This book is a tribute to the children’s act of drawing – an act of play, of personal storytelling, of bonding and of healing. The persistence of life remains ever-present in their visual self-expression that becomes a means of resisting, of living and of reaching out to others. “These children weren’t drawing to please, but rather to connect: ‘bridge drawings’ between their past and present, and between the world of the dead and the world of the living. […] ‘Bridge drawings’ that for these children become ‘pathway drawings’ setting them on the path from inconsolable grief to recovery,’ wrote Serge Baqué after returning from a mission in the wake of the Rwandan genocide.

Deflagrations gives pride of place to the self-expression of these children, who have experienced mass violence full-on and who have a voice and a memory of their own which is quite distinct. The failure of society to recognise this voice has for a long time contributed to children being the forgotten ones of history. And yet… They are wounded, mutilated, tortured, killed, obliged to flee and forced to enlist, having only ever known a society at war. They are subjected to deprivation and to the spectacle of their loved ones suffering or dying. Confronting with our own eyes the traces they have left us is a path to realisation and recognition. Perhaps it is simply a duty on us, and the very least in terms of commitment and human dignity that we owe to these children who have been plunged into a maelstrom of violence and cruelty. Such an effort on our part requires us to efface ourselves: it is not for us to interpret their drawings or to bear witness in their stead by using the drawings to illustrate concepts elaborated independently of them. And lastly, revisiting this ‘child’s eye perspective’ offers us a chance to step for a moment outside the constant stream of indiscriminate images washing over us. It offers a kind of antidote to the sluggishness of habit, which transmutes barbarity into background noise or a distant fiction… It is like stepping to one side so as to remain alert and not to forget or allow our emotions to become deadened.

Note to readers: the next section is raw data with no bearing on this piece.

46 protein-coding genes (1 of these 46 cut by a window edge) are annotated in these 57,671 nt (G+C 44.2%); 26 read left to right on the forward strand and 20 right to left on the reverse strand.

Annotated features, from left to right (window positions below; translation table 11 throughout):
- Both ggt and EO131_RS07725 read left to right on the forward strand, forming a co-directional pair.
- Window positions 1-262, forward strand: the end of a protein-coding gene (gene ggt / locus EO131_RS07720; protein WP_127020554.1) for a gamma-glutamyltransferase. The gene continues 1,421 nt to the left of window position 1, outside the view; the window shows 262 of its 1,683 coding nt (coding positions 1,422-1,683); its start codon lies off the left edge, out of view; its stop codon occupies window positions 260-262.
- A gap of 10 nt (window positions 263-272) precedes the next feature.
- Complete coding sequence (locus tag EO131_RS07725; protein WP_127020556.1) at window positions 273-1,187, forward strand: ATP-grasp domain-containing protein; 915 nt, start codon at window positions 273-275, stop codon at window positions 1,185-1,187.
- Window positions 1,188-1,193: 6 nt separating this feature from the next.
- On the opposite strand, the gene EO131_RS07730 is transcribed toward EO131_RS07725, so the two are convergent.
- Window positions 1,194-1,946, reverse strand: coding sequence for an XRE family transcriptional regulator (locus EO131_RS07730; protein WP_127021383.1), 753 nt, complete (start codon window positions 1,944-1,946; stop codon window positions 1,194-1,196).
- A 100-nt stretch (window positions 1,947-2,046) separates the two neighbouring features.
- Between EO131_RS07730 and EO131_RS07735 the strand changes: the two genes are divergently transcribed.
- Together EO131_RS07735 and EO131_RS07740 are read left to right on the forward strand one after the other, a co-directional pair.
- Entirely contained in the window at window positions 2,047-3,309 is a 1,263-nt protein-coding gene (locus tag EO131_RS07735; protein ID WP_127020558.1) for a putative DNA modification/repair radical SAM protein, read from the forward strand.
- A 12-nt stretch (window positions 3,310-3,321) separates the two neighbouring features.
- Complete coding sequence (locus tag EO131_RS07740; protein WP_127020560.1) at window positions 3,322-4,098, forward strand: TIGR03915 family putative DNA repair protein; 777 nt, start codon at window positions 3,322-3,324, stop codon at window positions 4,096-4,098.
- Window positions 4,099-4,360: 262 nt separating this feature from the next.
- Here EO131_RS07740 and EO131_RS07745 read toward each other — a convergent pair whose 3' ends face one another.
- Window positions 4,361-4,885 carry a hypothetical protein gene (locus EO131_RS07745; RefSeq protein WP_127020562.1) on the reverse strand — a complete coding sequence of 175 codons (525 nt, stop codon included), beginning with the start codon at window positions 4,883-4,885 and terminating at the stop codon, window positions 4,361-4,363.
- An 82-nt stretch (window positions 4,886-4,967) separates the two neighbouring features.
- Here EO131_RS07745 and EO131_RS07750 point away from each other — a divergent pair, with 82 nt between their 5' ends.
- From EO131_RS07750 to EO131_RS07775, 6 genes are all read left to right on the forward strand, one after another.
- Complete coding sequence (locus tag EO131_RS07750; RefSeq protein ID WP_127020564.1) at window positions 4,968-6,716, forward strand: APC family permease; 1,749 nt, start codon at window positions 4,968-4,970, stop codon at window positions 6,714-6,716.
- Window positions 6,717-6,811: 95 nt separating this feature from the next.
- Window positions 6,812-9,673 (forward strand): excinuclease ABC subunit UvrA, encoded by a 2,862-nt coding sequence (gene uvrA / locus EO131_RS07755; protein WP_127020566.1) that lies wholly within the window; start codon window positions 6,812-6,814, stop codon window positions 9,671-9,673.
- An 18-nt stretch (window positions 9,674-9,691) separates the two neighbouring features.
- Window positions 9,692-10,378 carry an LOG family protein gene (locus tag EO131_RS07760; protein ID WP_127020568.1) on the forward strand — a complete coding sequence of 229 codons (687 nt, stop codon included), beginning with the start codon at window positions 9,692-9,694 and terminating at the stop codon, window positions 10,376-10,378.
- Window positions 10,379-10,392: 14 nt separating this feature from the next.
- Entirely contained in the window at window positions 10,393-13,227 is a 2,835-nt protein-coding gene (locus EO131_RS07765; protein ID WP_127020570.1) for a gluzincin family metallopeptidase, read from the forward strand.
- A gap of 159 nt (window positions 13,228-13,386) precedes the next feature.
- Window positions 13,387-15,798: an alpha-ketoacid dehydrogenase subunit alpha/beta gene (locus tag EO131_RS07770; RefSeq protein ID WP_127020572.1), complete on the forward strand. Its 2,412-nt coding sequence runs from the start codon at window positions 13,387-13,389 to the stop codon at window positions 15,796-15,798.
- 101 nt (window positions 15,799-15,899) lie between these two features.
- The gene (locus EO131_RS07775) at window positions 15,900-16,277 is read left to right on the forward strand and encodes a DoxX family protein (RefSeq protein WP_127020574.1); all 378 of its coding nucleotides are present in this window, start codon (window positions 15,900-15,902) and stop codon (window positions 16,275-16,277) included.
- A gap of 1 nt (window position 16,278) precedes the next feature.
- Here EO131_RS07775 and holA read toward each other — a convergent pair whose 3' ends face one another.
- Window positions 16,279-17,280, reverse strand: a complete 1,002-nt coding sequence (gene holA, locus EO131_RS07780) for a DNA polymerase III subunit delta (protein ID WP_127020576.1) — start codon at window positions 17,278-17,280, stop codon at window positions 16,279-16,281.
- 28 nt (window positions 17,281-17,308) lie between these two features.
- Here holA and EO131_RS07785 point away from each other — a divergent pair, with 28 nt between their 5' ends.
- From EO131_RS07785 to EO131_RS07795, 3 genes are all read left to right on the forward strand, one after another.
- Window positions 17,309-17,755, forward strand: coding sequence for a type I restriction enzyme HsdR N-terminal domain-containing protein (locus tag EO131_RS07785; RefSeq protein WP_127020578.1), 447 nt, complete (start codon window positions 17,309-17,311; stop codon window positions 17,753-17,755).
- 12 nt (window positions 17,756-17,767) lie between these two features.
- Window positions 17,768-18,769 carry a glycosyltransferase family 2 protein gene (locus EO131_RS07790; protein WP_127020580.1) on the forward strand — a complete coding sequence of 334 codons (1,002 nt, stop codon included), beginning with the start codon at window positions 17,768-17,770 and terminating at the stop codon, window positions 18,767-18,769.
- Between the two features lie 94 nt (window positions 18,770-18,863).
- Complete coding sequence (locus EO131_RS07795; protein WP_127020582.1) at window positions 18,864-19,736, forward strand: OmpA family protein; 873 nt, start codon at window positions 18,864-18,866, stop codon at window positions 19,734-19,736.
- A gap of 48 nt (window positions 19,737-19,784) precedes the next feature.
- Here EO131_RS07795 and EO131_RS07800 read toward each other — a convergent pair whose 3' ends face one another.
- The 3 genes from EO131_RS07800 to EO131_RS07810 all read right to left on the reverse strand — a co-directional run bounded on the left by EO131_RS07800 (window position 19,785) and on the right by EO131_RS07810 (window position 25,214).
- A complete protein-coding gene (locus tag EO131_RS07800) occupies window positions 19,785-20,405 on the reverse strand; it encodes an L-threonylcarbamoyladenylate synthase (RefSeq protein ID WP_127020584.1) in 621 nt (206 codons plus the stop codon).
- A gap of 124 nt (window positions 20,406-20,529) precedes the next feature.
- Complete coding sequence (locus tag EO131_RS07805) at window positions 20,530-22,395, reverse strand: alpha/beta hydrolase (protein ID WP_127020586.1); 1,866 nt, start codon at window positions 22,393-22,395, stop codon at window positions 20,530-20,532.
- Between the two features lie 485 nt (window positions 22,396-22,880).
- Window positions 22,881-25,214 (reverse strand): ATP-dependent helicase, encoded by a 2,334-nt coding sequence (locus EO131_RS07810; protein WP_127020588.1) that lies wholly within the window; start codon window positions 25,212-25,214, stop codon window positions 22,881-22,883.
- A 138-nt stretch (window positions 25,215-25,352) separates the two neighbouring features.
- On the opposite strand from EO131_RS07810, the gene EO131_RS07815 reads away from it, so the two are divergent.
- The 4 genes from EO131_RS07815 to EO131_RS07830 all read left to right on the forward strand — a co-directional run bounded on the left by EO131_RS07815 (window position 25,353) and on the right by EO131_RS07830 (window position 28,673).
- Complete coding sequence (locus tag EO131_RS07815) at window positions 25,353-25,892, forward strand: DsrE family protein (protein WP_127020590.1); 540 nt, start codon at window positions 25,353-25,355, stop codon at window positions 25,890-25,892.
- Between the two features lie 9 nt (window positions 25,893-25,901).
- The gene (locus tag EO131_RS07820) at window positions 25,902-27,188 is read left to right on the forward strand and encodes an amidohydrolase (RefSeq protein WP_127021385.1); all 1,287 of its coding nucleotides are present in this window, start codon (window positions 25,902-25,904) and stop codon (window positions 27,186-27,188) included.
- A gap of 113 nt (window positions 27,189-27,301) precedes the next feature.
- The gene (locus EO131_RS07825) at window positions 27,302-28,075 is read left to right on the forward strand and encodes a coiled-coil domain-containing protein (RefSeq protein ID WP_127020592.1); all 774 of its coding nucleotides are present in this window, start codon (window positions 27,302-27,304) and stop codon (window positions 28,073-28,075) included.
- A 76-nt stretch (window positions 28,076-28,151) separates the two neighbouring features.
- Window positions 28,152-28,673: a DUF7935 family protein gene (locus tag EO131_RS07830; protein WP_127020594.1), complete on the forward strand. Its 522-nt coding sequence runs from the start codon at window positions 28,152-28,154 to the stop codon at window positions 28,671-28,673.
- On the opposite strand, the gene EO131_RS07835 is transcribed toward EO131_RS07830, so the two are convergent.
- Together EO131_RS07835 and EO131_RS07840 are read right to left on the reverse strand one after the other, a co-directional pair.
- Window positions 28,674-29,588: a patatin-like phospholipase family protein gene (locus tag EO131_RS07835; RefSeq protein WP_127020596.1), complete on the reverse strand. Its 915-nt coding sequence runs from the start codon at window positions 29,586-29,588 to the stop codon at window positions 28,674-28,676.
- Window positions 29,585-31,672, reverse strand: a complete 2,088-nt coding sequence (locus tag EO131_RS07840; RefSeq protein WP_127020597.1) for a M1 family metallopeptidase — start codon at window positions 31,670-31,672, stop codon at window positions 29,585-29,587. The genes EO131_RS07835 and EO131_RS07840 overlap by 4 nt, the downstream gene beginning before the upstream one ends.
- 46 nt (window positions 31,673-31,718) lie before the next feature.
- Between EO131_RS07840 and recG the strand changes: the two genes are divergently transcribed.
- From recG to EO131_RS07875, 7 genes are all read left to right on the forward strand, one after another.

These pages are full of clamours amid the noises of war; clamours which will disconcert us. They make us confront the physicality of bodies and the material reality of the weapons of war. In depicting the barbarity of the Guernicas of this world, whether forgotten or ongoing, they make it impossible for us to avert our gaze from the abysses of the human race. We are a long way away from the ‘live images’ that appear on our screens. The images here are frozen. Time is suspended. The memories are raw. These coloured and black on white images depict destruction and combat, fire from the sky, bullets, blood, orgies of violence, explosions, planes, death, bombs, exploding barrels, fear, machetes and terror. And amid all of this, life tries to go on, with all the scars left behind on the bodies and in the minds. Were they photographed or filmed, some of the scenes drawn by the children would be unbearable for us to look at, so shattered are the bodies depicted. But sometimes the drawing invites our gaze into a scene onto which the child’s memory has been superimposed and brings us into intimate contact with the most extreme forms of violence – the inhumanity deep within humanity. ‘I don’t believe in the incommunicable,’ said the writer Charlotte Delbo, and these drawings undeniably contribute to transforming the unrepresentable and unconscionable into something that can be imagined. If we are prepared to listen to, and acknowledge, these clamours are perhaps also glimmers that illuminate our awareness.